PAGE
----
During the intervening period I went on line to book an appointment with the nurse for a vaccination against pneumonia. While I was online I saw that I had already been assigned to a hormone drug. It just happened to be the cheapest of the three. I wanted to make sure that the choice was being made based on medical history and not cost, so I phoned the surgery to see if I could schedule the appointments so that I saw the doctor before the nurse. It made sense to me but no matter how hard I tried I could not get any help from the receptionist. I would have to wait a further three weeks to get synchronised appointments.

What started out as an urgent referral last October which should have seen me start treatment within eighteen weeks was now turning into a fiasco, timetable wise. I was already at twenty two weeks and my fate was in the hands of a “jobsworth” receptionist. Not one to suffer fools, I took a different route and in a short time I had an informative chat with a consultant at the General Hospital, who managed to allay my latest round of fears.

During the conversation with the GP’s receptionist, I explained about the nurse having to inject the hormone drug into me and asked whether it was something that would be readily available. She told me that I would need to collect a prescription from the surgery, take it to the pharmacy and bring it with me to see the nurse. I said I would collect it the following day.

It was the following afternoon that I turned up to collect the prescription, only to be met with a notice on the front door proclaiming, ” Closed for training.”

“Not soon enough”, was my first thought. “A few weeks sooner would have been better”, was my next. I was to be injected the following day with a drug that I did not have the prescription for. They could have warned me about being closed for training. Maybe communication was one of the topics. Mmm, this could be going better.

I walked the short distance to the pharmacy, where I explained the situation and inquired if they had the drug in stock. Fortunately my memory is still quite good and I remembered the drug, Decapeptyl SR11.25mg. No, they did not have it in stock but they would order it without having the prescription and I would be able to collect it the following morning in time for my appointment. Nice people at the pharmacy.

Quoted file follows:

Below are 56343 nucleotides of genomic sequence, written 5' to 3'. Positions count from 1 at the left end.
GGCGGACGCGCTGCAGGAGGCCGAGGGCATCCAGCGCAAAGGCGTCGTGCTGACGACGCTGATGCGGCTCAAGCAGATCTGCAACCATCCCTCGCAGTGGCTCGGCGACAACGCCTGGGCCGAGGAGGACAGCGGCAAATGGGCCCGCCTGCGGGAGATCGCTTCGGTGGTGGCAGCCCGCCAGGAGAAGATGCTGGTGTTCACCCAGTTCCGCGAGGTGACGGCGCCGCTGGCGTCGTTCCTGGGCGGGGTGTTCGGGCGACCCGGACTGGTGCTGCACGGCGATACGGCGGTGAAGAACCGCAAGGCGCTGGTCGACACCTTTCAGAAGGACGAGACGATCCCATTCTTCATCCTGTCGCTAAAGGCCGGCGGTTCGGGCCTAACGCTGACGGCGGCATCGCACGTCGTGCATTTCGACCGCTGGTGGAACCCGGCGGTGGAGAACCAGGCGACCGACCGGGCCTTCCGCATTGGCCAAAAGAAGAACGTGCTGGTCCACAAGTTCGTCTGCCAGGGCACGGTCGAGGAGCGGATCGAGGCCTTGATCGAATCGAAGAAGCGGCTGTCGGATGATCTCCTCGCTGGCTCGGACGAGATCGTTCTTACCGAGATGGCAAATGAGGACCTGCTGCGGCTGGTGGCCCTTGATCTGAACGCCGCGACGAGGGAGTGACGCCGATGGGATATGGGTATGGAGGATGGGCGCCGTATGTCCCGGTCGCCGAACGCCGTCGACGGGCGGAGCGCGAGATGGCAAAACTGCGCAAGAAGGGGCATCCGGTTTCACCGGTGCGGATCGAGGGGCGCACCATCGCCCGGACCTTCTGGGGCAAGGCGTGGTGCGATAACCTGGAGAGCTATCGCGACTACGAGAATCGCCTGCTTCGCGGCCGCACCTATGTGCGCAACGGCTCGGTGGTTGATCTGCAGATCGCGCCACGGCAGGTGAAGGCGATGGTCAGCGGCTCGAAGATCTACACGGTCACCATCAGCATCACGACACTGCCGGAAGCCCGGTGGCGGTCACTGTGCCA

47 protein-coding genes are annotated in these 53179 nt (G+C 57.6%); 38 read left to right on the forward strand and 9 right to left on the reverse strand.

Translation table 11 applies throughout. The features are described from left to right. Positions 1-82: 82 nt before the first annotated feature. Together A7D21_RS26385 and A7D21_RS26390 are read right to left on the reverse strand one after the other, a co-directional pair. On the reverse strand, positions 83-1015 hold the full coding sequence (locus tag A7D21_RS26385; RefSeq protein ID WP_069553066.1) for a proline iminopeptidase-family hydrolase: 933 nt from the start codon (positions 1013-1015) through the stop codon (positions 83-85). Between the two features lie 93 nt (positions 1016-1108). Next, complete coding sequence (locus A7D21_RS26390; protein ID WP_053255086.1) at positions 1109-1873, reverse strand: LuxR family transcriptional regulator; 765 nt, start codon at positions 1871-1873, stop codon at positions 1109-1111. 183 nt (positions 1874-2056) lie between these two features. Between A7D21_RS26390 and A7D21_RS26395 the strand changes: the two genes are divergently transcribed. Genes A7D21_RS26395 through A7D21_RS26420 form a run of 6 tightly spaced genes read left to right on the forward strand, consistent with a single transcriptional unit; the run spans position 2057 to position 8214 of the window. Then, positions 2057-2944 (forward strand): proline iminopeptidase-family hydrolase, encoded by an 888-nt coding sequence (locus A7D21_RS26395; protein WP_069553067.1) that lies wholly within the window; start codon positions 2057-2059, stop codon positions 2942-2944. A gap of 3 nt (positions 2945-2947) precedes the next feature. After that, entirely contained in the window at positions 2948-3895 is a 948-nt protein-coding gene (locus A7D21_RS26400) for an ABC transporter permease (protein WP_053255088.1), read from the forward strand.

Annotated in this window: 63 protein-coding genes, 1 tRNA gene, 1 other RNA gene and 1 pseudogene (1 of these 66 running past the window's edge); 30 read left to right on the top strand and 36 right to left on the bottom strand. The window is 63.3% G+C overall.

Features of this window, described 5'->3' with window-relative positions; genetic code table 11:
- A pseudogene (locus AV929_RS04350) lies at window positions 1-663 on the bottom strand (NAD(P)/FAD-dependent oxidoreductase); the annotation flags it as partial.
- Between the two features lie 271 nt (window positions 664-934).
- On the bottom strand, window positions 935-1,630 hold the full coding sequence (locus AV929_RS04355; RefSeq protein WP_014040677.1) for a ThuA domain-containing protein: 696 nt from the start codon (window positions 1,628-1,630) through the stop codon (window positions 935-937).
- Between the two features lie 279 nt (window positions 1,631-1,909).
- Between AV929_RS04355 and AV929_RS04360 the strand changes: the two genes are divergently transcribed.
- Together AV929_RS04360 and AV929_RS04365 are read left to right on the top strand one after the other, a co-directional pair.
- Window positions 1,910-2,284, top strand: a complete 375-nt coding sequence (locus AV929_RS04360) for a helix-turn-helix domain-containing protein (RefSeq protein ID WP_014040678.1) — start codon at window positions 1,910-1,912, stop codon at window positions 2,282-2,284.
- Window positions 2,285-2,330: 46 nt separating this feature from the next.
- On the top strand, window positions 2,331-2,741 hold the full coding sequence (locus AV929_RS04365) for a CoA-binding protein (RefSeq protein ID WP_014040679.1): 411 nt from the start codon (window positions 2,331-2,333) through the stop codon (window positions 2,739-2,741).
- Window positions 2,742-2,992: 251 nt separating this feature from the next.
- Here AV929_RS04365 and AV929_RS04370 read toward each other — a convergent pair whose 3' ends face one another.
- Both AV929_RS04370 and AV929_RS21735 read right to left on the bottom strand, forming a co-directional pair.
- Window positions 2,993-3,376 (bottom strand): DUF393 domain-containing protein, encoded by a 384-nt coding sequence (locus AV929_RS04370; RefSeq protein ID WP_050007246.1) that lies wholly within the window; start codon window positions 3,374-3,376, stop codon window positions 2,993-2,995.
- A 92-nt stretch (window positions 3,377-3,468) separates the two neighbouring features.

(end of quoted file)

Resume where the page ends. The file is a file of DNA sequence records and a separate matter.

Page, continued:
As a result, I am now into my third week of pills and second week of the long term drug after being injected. So far, I am not aware of any major side effects. Early days.

Old Bones

The final scan before commencing treatment was a Whole Body Scan. This took place at the Department of Nuclear Medicine at Southampton General Hospital. This would involve being injected with a small amount of radioctive material, then spending the next three hours drinking copious amounts of water whilst waiting for the material to settle into my bones.

As usual I arrived early at the hospital and was fortunate to be called in to start the procedure early. Perhaps I could save some money off the car parking charges, which are very expensive. The hospital uses the parking fees to maintain the car park with any surplus going to patient services, whatever that means. For those, who have a long term illness, requiring frequent visits to the hospital, a valuable patient service might be having to pay less to park their car.

Meanwhile, back in Nuclear Medicine, I was being prepared for the input of radioactive material – via a canula. I looked around me. Just one nurse. “Are you alone?” I asked.

“Yes”, she replied. “Why?”

“Just wondering if there was going to be a trainee this time”, I said.

“Not today”, she replied, making me feel much more relaxed.